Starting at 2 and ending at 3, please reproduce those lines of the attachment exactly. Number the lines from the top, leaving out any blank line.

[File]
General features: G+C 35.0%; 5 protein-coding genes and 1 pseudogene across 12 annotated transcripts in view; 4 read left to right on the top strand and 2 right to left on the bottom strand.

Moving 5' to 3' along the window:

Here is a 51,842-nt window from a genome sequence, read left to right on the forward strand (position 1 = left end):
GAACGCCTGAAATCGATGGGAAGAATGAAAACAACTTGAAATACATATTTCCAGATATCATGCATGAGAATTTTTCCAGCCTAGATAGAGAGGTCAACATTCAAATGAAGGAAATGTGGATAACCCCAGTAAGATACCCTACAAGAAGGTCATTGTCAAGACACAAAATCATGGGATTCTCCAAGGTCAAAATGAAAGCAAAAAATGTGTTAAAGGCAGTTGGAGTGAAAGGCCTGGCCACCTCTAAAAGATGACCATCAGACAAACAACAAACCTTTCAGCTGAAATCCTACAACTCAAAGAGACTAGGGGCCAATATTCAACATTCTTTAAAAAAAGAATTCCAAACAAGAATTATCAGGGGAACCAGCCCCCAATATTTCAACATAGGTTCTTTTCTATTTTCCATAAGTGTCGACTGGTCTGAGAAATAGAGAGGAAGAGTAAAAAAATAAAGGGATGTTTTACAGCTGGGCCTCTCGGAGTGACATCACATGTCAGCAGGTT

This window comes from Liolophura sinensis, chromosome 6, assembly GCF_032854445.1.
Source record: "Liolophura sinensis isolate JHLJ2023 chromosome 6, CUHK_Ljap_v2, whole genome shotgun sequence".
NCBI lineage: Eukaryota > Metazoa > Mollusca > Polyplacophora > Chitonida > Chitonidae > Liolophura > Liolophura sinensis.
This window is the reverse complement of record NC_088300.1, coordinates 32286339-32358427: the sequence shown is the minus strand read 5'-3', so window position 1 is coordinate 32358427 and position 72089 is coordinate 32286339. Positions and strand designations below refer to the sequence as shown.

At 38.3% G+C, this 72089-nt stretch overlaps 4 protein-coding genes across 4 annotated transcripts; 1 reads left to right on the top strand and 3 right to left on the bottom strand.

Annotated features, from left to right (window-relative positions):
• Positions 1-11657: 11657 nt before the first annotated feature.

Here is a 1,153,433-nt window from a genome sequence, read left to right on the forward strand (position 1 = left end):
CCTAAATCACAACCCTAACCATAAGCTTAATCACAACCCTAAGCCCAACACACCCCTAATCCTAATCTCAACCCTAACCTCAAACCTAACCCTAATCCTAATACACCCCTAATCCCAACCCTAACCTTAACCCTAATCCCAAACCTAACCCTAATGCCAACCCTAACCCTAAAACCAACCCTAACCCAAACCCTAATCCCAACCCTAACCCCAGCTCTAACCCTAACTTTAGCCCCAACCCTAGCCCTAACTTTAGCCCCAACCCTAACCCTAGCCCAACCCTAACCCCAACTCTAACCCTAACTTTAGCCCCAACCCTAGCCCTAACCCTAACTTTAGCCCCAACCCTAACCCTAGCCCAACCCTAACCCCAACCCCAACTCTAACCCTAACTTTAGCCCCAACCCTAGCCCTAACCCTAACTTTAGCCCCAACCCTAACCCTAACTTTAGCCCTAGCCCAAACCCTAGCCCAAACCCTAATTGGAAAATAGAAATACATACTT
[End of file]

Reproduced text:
Moving 5' to 3' along the window:

Here is a 51,842-nt window from a genome sequence, read left to right on the forward strand (position 1 = left end):